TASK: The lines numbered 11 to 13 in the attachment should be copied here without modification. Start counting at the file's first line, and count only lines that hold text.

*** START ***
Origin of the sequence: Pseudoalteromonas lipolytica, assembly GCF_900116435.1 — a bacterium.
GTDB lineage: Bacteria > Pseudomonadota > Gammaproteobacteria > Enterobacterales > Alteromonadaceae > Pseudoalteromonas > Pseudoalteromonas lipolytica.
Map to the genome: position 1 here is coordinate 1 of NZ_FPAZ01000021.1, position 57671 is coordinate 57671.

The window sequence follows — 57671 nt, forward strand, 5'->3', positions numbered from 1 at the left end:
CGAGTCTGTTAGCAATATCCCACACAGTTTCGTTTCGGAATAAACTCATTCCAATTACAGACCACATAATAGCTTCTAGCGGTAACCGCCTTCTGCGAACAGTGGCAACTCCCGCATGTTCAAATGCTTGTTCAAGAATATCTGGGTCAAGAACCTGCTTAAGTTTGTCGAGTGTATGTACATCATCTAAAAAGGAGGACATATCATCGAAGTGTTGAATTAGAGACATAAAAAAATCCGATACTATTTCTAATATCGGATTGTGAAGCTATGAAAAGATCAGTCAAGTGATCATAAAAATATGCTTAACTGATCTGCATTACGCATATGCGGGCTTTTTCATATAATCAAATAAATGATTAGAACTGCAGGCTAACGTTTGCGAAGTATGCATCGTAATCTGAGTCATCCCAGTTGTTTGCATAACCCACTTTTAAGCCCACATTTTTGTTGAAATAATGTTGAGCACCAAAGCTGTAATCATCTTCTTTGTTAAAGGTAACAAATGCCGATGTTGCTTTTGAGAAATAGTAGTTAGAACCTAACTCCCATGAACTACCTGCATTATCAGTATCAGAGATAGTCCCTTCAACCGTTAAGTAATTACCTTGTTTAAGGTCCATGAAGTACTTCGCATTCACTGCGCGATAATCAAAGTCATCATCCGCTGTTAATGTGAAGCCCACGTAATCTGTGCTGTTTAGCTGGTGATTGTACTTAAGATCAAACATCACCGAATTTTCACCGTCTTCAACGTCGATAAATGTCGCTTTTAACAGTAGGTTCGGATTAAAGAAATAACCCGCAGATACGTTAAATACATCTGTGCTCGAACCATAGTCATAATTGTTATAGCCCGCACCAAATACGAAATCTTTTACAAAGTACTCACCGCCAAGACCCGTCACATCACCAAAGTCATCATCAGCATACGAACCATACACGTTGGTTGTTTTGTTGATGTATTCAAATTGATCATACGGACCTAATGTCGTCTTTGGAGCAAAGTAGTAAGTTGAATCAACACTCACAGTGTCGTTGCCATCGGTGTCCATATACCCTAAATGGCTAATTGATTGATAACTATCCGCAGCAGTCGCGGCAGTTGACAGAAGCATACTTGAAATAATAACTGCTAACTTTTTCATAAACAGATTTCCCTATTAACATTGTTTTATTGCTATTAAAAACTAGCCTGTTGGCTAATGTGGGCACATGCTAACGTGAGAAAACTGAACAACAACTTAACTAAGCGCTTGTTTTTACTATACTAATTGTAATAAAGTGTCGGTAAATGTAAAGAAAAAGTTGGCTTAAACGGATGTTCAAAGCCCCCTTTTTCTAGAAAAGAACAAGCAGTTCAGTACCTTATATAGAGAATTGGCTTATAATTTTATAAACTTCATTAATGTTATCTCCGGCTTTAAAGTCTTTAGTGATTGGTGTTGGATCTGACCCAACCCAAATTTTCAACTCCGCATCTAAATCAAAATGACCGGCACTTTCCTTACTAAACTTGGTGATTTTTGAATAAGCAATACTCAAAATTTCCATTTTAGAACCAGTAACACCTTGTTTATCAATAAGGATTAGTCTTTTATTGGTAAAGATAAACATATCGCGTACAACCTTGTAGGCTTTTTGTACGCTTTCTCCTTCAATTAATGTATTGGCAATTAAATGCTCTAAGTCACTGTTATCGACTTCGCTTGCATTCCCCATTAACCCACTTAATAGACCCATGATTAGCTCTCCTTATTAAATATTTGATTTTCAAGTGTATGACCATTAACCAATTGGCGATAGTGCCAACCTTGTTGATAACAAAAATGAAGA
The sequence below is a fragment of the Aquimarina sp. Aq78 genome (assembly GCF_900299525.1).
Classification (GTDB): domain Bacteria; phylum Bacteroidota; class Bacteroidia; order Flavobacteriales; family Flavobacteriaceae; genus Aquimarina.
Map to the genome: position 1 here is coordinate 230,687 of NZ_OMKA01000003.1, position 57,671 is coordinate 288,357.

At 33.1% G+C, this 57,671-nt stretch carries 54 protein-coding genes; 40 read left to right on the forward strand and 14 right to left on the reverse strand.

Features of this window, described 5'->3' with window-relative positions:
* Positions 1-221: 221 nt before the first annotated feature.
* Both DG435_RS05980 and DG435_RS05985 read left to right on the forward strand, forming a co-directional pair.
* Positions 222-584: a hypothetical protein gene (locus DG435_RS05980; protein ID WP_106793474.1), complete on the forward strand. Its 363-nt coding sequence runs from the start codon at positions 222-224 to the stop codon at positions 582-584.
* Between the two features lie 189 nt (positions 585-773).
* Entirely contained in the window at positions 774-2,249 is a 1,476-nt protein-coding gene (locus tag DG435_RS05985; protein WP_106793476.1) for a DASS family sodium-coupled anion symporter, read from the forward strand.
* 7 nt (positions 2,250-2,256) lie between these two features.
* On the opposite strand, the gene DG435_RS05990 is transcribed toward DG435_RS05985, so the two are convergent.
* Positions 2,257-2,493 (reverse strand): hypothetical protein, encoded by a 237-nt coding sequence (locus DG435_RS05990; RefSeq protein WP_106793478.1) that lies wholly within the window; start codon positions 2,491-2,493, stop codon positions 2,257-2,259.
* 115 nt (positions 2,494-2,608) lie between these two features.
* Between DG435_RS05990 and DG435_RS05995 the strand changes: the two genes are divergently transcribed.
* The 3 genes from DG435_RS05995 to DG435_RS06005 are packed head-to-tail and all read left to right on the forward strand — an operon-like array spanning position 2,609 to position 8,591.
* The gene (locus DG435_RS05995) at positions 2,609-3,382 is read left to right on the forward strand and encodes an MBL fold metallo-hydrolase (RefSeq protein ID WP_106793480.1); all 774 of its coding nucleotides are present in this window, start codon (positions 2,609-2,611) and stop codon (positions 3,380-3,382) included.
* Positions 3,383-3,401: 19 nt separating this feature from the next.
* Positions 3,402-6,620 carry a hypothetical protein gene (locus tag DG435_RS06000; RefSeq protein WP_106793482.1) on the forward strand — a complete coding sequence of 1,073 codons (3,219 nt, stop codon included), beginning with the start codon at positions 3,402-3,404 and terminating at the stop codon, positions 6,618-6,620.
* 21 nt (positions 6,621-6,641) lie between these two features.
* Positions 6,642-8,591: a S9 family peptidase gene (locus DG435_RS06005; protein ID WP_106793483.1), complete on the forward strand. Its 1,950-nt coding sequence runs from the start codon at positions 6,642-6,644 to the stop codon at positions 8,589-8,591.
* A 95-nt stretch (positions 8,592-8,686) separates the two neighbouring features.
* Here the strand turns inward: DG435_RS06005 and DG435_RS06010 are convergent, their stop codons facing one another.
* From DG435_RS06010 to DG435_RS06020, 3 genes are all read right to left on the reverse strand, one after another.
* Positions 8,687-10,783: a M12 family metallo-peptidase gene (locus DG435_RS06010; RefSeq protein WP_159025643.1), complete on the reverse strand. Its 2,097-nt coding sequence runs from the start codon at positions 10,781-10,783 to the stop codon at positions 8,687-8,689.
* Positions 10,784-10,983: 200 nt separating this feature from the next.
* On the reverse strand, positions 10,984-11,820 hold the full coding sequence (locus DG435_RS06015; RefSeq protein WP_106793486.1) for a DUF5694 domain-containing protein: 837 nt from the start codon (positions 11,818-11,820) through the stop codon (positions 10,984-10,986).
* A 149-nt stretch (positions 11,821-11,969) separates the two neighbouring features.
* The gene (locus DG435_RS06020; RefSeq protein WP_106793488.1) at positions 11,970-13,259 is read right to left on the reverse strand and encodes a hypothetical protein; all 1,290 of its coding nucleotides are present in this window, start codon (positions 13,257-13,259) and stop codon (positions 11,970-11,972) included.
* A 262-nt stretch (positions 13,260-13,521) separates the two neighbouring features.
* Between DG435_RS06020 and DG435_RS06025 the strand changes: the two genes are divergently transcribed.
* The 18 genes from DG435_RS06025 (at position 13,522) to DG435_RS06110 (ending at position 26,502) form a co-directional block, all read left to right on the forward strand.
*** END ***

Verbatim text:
* Positions 1-221: 221 nt before the first annotated feature.
* Both DG435_RS05980 and DG435_RS05985 read left to right on the forward strand, forming a co-directional pair.
* Positions 222-584: a hypothetical protein gene (locus DG435_RS05980; protein ID WP_106793474.1), complete on the forward strand. Its 363-nt coding sequence runs from the start codon at positions 222-224 to the stop codon at positions 582-584.